Important! If it was not possible to save the plant from phytophthora, it is important to remove it correctly. In no case do not throw the bush into the compost pit, as with the subsequent feeding of the garden with humus, this will provoke new infections. Burn the diseased bush away from healthy ones.
How to save the harvest
There is little difference in the treatment of an infected crop in the greenhouse and outdoors. The main nuances are in preventive measures.
In the greenhouse
In the greenhouse, thanks to protection from excessive moisture - rain, dew, fog - favorable conditions are created for the development of the phytophthora fungus. But this only works if the greenhouse is regularly ventilated.
It is better to treat infected plants with folk remedies, since chemical treatment in a closed and stuffy greenhouse poisons the air. After the plants are cured or removed, pay special attention to the soil. After harvesting, it is treated with Fitosporin solution so that the fungus dies and does not infect the plantings next year.
In the open air, tomatoes are more susceptible to disease, as rain and dew create favorable conditions for the growth of the fungus. When infected, they use chemicals, treating plants in clear weather in the morning or evening. On average, this is done every 10-14 days. But keep in mind that many drugs are easily washed off with rain.
What to do if late blight struck the fruit
Even if the disease has reached the fruit, you should not despair. The harvest can still be saved and even eaten.
How to save
Collect fruits affected by late blight in a common container. Pour the tomatoes with warm, almost hot water or potassium permanganate solution for a couple of minutes. This will kill the bacteria. Then dry each vegetable thoroughly and wrap it in paper to prevent the fruit from contaminating each other. Leave the tomatoes in a clean, dry place to ripen.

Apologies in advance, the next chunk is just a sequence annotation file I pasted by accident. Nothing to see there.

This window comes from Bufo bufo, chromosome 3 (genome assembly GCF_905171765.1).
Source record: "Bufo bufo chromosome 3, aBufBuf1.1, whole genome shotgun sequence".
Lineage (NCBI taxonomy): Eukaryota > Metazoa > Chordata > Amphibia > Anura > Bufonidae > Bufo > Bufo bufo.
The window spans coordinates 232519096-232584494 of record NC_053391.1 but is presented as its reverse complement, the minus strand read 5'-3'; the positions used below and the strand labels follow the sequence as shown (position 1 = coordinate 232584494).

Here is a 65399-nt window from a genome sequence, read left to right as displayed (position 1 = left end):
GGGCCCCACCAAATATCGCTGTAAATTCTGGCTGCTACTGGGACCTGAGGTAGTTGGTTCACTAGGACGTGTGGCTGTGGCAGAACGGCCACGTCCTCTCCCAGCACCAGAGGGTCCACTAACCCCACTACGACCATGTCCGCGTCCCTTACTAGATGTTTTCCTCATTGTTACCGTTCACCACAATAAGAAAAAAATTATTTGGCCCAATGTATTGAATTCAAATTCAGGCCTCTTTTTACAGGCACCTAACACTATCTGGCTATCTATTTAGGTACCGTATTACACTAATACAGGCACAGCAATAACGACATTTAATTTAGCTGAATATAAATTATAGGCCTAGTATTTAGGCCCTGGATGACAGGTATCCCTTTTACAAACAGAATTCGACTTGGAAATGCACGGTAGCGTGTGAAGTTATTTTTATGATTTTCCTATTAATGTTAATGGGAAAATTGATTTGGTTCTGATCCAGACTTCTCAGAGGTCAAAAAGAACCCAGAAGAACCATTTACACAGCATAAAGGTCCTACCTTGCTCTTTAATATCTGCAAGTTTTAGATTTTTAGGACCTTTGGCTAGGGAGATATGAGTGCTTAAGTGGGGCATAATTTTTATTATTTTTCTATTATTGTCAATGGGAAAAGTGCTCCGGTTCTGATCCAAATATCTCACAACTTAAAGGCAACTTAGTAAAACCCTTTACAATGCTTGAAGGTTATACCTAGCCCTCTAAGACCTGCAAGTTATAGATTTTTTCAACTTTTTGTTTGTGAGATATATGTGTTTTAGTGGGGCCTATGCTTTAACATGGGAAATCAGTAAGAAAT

Can I eat them
If late blight has not penetrated deep into the fruit, then tomatoes can be eaten by cutting off the layer damaged by rot.
How to save green tomatoes
If a plant with unripe fruits is sick, then green tomatoes can be saved. Collect fruits without signs of illness - they should be whole, firm, without black or brown spots. Next, be sure to rinse with warm water - this way you will wash off bacteria from the fruit.
Then leave to dry in a warm place out of sunlight. The active sun shrinks the tomatoes, preventing them from ripening. After a couple of weeks, the first ripe tomatoes can be harvested.
It is known that disease is better prevented than cured, therefore:
- Be sure to disinfect the soil before planting. This will reduce the possibility of late blight to a minimum.
- Plant tomatoes after beets, cucumbers, onions, cabbage, carrots.
- Water the tomatoes early in the morning.
- If tomatoes are grown in a greenhouse, be sure to ventilate the room to avoid condensation.
- Remember to loosen the soil for better aeration of the roots.
- Do not neglect feeding plants with biologically active and folk remedies.
Tips & Tricks
When irrigating, make sure that water does not get on the plant and fruits - for this it is convenient to use drip irrigation systems.
Fight against late blight it will be more effective if you feed the plants with phosphorus or potassium. And, of course, don't be discouraged if the plants get sick - they can be saved if you put in enough effort.
Phytophtora annually affects tomatoes in regions with different climates. But infected fruits can be saved and even eaten, so do not rush to get rid of them. Chemical and natural remedies, agrotechnical methods will help in the fight.
Watch your garden carefully: it is easier to overcome late blight of tomatoes if you notice it in the early stages. And, of course, the most effective remedy is prevention.With proper planting and care, you won't have to fight the disease.